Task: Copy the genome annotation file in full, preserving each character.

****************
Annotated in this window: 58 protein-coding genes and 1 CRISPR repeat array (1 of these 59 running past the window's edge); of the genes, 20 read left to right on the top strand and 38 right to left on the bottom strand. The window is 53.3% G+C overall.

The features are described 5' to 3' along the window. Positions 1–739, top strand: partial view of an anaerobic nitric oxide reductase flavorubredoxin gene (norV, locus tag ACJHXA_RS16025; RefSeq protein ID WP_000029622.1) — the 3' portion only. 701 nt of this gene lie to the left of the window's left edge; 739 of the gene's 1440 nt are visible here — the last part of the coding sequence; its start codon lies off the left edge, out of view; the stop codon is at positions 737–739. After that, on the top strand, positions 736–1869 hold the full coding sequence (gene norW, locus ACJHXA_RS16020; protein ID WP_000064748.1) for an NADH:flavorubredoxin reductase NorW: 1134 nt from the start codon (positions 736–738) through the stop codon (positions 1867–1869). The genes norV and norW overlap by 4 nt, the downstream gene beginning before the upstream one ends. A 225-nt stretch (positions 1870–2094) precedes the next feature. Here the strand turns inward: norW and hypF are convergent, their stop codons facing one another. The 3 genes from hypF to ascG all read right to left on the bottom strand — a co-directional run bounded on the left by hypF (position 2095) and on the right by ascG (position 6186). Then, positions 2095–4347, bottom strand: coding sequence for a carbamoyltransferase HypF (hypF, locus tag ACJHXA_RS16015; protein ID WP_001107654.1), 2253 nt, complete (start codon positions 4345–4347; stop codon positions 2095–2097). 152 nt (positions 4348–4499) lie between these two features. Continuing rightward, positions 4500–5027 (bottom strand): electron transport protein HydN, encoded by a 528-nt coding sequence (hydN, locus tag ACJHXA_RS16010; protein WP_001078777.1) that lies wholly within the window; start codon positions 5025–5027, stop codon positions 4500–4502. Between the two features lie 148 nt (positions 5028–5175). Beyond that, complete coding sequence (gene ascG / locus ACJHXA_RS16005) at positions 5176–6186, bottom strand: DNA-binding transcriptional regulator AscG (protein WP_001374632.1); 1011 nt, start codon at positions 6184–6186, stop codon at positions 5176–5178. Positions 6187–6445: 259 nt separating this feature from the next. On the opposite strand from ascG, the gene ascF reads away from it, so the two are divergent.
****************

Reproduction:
Annotated in this window: 58 protein-coding genes and 1 CRISPR repeat array (1 of these 59 running past the window's edge); of the genes, 20 read left to right on the top strand and 38 right to left on the bottom strand. The window is 53.3% G+C overall.

The features are described 5' to 3' along the window. Positions 1–739, top strand: partial view of an anaerobic nitric oxide reductase flavorubredoxin gene (norV, locus tag ACJHXA_RS16025; RefSeq protein ID WP_000029622.1) — the 3' portion only. 701 nt of this gene lie to the left of the window's left edge; 739 of the gene's 1440 nt are visible here — the last part of the coding sequence; its start codon lies off the left edge, out of view; the stop codon is at positions 737–739. After that, on the top strand, positions 736–1869 hold the full coding sequence (gene norW, locus ACJHXA_RS16020; protein ID WP_000064748.1) for an NADH:flavorubredoxin reductase NorW: 1134 nt from the start codon (positions 736–738) through the stop codon (positions 1867–1869). The genes norV and norW overlap by 4 nt, the downstream gene beginning before the upstream one ends. A 225-nt stretch (positions 1870–2094) precedes the next feature. Here the strand turns inward: norW and hypF are convergent, their stop codons facing one another. The 3 genes from hypF to ascG all read right to left on the bottom strand — a co-directional run bounded on the left by hypF (position 2095) and on the right by ascG (position 6186). Then, positions 2095–4347, bottom strand: coding sequence for a carbamoyltransferase HypF (hypF, locus tag ACJHXA_RS16015; protein ID WP_001107654.1), 2253 nt, complete (start codon positions 4345–4347; stop codon positions 2095–2097). 152 nt (positions 4348–4499) lie between these two features. Continuing rightward, positions 4500–5027 (bottom strand): electron transport protein HydN, encoded by a 528-nt coding sequence (hydN, locus tag ACJHXA_RS16010; protein WP_001078777.1) that lies wholly within the window; start codon positions 5025–5027, stop codon positions 4500–4502. Between the two features lie 148 nt (positions 5028–5175). Beyond that, complete coding sequence (gene ascG / locus ACJHXA_RS16005) at positions 5176–6186, bottom strand: DNA-binding transcriptional regulator AscG (protein WP_001374632.1); 1011 nt, start codon at positions 6184–6186, stop codon at positions 5176–5178. Positions 6187–6445: 259 nt separating this feature from the next. On the opposite strand from ascG, the gene ascF reads away from it, so the two are divergent.